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Chapter 4: The Rebel Is Utterly Innocent

Now why is Indivar disturbed? Because his own heart does not know love, his own heart does not know trust, his own heart is dry. He has not known the joy of tears. Seeing others overwhelmed with joy and gratitude, he feels inferior. He is inferior. To hide his inferiority, he finds all kinds of logic - that it is surrender, that this should not be so, that people are imitating each other. But you are not the guardian of people. Who has given you that responsibility? You are only responsible for yourself.

A rebel lives his life in total freedom; he does not allow anybody to interfere in it, and he never interferes in anybody else’s life. I have not told anybody to do anything. If something happens to them, I cannot prevent them because that will be interfering, that will be dictating.

Just a few days ago we inaugurated a beautiful fountain in the memory of J. Krishnamurti. I have received a few letters from the followers of J. Krishnamurti, saying that before dying he said, “Don’t make any memorial of me.” Now it raises many questions. First it means he wanted to dominate others, even after his death. Whether you say, “Make a beautiful memorial for me,” or you say, “Do not make a memorial for me,” it does not make any difference. It is the same. You are trying to control the future - after your death too.

But nobody will see the implication of it. Why should he be concerned with what happens after his death? And what can he do? Living people have been going against me in the courts. Do you think now J. Krishnamurti is going to be in the court against me, saying that I have been hurting his feelings?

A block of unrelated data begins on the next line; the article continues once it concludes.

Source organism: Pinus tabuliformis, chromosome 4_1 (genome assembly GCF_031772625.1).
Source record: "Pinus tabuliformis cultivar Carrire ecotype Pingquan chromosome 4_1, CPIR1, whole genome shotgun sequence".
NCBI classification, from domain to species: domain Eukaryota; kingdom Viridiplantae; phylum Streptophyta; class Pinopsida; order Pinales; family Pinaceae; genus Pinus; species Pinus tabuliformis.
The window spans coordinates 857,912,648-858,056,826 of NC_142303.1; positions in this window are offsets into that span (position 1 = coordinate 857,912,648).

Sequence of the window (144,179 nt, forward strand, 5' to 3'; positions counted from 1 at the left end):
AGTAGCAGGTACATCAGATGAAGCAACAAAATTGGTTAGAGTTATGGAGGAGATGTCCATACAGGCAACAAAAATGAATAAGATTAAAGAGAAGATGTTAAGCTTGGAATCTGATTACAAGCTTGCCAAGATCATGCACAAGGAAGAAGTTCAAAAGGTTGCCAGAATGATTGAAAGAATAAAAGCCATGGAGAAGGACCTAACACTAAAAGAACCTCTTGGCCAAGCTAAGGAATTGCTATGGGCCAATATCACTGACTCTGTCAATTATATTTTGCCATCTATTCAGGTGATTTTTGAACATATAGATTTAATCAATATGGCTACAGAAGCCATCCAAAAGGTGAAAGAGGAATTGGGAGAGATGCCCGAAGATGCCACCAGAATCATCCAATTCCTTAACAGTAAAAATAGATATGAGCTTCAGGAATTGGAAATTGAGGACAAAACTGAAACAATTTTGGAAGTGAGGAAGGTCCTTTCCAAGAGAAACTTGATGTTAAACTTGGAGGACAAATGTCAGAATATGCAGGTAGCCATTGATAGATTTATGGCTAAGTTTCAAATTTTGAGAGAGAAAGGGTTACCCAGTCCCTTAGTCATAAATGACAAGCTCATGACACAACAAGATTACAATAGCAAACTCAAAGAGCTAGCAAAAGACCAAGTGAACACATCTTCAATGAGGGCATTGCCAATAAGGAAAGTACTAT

And secondly, I laughed when I heard about those letters because a few of the writers of those letters are well known to me. They have been following J. Krishnamurti for forty and fifty years; they are as old as he was. But they show by their letters that they have not understood him. J. Krishnamurti had said his whole life, “Don’t follow me!” Now if he says, “Don’t make memorials when I am dead,” then don’t follow him - make memorials! That is a simple conclusion - if you understand him.

J. Krishnamurti never accepted anybody as his follower, and now these people are writing letters as followers of J. Krishnamurti. He denied continually, for almost seventy years, saying, “Nobody is my follower.” Listening to him, reading him, having interviews with him - these people still have the wrong attitude: they think they are followers of J. Krishnamurti. But that is their business; I have no objection. That is something between them and J. Krishnamurti.

But one thing! And how many other things have they followed from J. Krishnamurti? Only one thing - not to make a memorial. In seventy years’ teaching time, how many things have they followed? I know them; they have not followed a single thing. They have not even followed this most fundamental approach of J. Krishnamurti, “Nobody is my follower.” They have followed nothing.

But this is very comfortable - not to make a memorial - and, particularly for Indians, it is very comfortable and consolatory that so much money is saved. “The poor fellow himself said it was good; now we can say that we cannot go against his will.” But in what other matters have you ever followed his will?

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